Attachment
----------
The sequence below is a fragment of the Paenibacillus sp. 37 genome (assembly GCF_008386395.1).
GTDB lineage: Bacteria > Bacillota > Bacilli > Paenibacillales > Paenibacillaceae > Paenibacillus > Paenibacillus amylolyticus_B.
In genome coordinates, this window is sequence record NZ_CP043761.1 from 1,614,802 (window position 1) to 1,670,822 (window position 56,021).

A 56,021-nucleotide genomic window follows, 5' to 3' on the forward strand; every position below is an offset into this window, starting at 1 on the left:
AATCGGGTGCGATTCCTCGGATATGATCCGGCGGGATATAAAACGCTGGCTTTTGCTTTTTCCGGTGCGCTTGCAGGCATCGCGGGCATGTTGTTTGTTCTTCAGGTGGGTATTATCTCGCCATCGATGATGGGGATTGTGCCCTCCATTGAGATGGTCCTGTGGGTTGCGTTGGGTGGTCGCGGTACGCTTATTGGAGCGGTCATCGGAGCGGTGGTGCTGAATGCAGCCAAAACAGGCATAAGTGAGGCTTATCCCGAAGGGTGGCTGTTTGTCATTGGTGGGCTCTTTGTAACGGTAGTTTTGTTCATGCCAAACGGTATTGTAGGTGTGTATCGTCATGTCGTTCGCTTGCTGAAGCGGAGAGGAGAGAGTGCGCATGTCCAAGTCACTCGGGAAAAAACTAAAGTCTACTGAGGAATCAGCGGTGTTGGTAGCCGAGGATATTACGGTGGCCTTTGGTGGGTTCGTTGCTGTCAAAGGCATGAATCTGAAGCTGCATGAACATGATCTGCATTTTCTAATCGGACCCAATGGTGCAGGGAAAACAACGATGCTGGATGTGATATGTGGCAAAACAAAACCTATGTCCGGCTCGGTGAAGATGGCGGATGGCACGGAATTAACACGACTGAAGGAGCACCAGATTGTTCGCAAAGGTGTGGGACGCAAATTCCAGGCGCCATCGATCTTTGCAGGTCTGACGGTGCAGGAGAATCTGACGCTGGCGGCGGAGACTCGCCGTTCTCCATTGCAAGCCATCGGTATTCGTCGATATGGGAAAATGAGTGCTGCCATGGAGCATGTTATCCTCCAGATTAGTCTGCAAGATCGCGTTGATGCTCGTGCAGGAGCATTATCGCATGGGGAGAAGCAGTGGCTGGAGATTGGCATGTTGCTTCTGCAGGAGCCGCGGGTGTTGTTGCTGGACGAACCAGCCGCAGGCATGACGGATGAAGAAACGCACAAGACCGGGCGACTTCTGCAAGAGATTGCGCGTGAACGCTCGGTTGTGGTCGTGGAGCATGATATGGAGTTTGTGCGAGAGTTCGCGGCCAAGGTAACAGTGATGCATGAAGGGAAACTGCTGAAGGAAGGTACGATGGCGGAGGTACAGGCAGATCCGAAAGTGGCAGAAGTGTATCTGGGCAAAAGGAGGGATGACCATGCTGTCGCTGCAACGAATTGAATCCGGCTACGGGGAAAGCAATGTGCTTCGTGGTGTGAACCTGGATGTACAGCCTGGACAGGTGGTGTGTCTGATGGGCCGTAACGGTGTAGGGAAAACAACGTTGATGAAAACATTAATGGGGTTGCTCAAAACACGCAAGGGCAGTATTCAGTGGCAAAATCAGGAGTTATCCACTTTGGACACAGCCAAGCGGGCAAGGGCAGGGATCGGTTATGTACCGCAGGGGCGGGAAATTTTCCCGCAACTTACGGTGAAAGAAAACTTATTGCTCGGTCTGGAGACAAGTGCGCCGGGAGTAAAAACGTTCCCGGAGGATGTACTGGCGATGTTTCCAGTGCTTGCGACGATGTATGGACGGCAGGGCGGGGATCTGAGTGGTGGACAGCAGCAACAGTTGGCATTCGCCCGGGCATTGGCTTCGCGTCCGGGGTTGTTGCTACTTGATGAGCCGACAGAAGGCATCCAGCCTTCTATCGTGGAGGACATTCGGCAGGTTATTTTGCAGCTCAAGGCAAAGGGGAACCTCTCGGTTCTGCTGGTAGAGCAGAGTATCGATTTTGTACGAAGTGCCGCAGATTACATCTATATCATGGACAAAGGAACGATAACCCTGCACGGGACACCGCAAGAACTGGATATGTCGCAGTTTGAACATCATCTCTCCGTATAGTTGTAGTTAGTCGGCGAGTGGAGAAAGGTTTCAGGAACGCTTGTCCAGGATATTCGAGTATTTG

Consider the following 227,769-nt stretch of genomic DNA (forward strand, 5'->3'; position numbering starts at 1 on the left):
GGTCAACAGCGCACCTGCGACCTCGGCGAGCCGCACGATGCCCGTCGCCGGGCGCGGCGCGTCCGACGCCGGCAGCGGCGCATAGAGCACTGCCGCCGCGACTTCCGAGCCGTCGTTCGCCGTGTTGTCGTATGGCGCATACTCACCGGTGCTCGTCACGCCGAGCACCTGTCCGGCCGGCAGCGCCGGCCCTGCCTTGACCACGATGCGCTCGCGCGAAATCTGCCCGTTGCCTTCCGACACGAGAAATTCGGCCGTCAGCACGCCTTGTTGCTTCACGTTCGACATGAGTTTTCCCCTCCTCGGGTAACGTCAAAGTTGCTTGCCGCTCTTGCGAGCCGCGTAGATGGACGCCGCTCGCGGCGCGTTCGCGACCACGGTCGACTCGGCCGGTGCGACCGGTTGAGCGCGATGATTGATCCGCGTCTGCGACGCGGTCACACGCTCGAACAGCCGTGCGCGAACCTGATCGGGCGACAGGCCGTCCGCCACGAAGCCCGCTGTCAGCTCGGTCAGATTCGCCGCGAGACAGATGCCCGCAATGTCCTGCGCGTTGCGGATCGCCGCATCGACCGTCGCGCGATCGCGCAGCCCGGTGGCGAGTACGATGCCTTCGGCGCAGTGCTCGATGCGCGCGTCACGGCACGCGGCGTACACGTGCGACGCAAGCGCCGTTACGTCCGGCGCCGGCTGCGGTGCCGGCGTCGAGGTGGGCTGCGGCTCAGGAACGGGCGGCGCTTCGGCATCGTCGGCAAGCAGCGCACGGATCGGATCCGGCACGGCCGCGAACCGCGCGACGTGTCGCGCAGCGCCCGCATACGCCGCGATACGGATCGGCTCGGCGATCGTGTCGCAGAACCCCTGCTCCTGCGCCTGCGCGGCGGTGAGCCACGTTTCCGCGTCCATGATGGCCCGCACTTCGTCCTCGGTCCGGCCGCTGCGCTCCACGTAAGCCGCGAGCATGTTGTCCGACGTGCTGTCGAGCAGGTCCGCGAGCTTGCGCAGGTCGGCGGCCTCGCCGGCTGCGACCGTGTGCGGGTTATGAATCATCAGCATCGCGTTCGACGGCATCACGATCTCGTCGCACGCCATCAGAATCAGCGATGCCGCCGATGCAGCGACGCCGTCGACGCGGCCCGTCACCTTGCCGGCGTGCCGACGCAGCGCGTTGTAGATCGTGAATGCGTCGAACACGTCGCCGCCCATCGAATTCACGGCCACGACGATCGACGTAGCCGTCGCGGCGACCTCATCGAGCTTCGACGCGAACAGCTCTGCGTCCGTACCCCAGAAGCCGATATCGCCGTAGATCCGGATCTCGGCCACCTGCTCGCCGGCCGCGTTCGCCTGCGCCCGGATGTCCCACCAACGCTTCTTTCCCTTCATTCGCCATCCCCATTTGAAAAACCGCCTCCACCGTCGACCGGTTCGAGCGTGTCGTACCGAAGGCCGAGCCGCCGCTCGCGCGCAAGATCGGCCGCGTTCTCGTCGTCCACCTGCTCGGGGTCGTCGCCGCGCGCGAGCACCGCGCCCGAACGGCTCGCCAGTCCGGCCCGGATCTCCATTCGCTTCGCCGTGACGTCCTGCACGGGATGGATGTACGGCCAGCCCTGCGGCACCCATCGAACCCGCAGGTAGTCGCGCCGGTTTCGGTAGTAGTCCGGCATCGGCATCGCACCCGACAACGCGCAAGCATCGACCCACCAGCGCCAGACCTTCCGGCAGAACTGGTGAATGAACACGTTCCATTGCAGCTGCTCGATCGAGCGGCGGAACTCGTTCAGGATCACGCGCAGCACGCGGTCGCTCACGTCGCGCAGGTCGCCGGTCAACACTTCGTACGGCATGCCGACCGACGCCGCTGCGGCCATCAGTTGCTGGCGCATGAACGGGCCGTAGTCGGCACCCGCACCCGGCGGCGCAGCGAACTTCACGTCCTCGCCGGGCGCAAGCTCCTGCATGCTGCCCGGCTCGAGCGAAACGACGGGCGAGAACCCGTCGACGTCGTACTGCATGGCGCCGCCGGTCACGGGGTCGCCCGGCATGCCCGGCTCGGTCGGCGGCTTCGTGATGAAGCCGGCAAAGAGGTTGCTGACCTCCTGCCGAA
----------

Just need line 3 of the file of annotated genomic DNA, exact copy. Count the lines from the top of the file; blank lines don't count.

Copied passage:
In genome coordinates, this window is sequence record NZ_CP043761.1 from 1,614,802 (window position 1) to 1,670,822 (window position 56,021).